Carla can find surplus textile machinery because textile manufacturing has been outsourced to Asia, where giant mills with dozens of machines handle tons of fiber. So I asked Carla, “How do you expect to make this relatively small mill work in the face of Asian competition?” She is clear, “We fill a niche for our medium size customers.” There is a yarn retailer who contracts with Carla to spin custom blended yarns of wool, angora and alpaca. The popularity of the superior, custom product has resulted in larger orders each time.
Carla’s marketing strategy revolves around the gallery. Yarn, roving, and finished rugs in the traditional Rio Grande style are found in quantity. Today Rebecca sold one of her table runners made of lustrous, long-staple Lincolnshire wool while I toured behind the scenes with a large group of fiber enthusiasts who lingered afterwards to buy materials from the gallery. Some of the yarn is purchased at deep discounts and finds its way to retail outlets throughout New Mexico and the US.
Commerce is a challenge in any rural mountain village. Yet, Merle Witt, President of the Mora Valley Chamber of Commerce spoke with me about innovation and intention. “I contend…Mora has a kind of a bifurcated economy. There are the families that lived here for many, many years. They have land, maybe not very much income, the local families with histories going back generations. Then there are people like myself, honestly, who, in my case I’m a retired military officer, spent 26 years in the air force, I have a military pension. I know of [many people who] come to Mora, they just want to live in the rural environment, but we have an income. So if there’s going to be economic opportunity like the [Mora Valley] Ranch Supply Store, then the first place to look would be to the people who moved here in the last 10, 15 years… because they probably have the resources. A lot of these people invest as sort of a contribution to the community. Not that they want to give their money away, but they recognize that it’s going to be several years before there’s any payback, even then it’s going to be not very much. But they live in this community and that’s their way of making it better.”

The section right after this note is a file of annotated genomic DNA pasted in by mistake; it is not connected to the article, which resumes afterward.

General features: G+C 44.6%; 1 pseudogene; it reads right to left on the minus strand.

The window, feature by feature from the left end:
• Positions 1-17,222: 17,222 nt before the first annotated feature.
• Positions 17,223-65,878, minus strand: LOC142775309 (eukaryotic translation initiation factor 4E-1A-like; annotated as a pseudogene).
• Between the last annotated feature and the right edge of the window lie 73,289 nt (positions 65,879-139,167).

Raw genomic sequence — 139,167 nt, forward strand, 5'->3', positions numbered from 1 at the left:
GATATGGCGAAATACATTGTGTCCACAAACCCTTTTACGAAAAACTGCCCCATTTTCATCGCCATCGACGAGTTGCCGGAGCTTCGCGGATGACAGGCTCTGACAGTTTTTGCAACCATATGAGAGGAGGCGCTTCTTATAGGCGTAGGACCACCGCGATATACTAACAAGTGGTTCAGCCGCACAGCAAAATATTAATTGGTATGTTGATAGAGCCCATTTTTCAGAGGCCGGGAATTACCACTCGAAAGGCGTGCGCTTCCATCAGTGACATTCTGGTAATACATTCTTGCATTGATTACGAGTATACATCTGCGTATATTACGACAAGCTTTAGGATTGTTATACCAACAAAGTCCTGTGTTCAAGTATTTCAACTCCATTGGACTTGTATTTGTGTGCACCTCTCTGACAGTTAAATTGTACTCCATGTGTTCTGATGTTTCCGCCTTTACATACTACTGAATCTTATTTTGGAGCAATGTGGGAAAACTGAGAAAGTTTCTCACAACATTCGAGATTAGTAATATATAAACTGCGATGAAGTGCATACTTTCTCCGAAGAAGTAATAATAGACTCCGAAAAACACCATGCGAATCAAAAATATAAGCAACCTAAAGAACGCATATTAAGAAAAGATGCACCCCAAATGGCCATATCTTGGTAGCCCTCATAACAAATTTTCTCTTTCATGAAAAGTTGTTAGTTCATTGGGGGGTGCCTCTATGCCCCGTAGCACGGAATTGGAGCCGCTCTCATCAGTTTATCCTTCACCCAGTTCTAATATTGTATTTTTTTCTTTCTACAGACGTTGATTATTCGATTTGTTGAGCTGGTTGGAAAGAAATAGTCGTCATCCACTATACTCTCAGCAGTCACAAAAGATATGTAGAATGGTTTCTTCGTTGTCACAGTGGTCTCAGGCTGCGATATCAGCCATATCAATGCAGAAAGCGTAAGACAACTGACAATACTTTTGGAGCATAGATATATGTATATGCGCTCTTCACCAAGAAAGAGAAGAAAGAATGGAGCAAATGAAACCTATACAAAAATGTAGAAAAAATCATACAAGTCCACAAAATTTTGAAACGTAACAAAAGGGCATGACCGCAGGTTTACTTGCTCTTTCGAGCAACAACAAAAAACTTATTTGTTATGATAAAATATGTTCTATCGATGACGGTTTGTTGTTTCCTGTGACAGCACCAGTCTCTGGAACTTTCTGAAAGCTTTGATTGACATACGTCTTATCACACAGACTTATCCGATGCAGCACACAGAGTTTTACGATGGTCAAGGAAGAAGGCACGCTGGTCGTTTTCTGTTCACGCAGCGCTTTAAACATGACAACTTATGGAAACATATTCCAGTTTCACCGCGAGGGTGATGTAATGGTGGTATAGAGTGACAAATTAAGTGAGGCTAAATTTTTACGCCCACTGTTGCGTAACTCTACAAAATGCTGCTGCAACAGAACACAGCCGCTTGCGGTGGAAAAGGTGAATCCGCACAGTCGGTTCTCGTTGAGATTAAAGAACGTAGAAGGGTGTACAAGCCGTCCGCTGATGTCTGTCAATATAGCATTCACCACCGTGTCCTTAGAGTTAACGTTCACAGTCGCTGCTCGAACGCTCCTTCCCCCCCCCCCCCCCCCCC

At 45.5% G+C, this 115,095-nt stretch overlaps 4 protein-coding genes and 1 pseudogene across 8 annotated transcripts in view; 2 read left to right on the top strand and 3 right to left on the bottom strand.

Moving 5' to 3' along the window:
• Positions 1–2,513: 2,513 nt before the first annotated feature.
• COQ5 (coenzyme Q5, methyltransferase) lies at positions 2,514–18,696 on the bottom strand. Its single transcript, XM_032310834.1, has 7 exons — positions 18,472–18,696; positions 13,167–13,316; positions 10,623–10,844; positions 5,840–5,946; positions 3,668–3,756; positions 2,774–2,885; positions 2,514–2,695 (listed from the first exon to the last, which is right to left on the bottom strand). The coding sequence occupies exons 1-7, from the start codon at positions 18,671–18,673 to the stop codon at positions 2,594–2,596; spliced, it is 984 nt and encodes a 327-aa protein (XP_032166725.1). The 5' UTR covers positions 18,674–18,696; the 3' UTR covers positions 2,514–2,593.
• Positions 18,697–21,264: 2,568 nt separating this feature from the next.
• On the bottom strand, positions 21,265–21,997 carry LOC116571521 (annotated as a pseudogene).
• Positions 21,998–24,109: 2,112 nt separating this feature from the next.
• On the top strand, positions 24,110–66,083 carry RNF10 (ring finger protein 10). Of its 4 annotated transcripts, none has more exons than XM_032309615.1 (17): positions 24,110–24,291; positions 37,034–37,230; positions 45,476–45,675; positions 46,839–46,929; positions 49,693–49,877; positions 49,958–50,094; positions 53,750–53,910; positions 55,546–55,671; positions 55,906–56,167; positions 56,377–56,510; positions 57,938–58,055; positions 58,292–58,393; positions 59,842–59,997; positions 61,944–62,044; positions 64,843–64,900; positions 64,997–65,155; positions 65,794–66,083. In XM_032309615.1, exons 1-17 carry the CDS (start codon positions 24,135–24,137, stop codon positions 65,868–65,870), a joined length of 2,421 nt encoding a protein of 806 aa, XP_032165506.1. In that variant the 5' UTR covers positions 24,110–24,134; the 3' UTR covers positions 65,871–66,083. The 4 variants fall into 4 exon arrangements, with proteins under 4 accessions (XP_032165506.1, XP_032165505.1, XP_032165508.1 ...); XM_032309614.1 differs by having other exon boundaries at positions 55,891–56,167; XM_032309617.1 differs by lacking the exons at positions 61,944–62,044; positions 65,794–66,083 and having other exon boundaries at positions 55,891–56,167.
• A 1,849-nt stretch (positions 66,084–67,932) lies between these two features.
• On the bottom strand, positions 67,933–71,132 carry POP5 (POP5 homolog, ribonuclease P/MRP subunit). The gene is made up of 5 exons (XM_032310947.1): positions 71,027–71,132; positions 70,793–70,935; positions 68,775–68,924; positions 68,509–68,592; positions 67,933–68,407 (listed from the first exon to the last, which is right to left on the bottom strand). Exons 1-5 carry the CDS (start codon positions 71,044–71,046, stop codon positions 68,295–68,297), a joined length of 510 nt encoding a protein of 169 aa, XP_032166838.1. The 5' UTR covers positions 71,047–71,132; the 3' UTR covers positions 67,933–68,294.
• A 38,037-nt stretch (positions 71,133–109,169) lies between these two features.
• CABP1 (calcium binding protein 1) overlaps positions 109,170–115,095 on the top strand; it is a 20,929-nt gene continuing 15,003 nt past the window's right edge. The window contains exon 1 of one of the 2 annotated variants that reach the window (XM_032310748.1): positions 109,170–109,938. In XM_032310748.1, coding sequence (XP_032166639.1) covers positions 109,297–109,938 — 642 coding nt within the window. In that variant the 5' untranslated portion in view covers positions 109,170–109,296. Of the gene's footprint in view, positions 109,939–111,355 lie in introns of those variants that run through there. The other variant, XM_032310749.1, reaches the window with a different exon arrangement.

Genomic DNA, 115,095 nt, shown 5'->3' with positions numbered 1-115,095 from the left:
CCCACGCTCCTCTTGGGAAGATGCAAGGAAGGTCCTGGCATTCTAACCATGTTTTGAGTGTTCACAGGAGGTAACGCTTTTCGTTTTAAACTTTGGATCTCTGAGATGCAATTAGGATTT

What goes around comes around. I asked Mr. Witt if there were any other niches that are open for people to come in and set up a new store. He answered, “We need a department store. Where you can buy basic household good items, clothes, work clothes, kitchen items. We don’t need people selling food. We have that. But the basic day to day items, why can’t we have that here?” Curiously, they did, back in the day. As Carla’s partner Richard and I drove by a quaint old abandoned mercantile on the corner of Encinal Road in Cleveland, just up the road from Mora, Richard explained “They had everything” until internal family squabbles tanked the enterprise.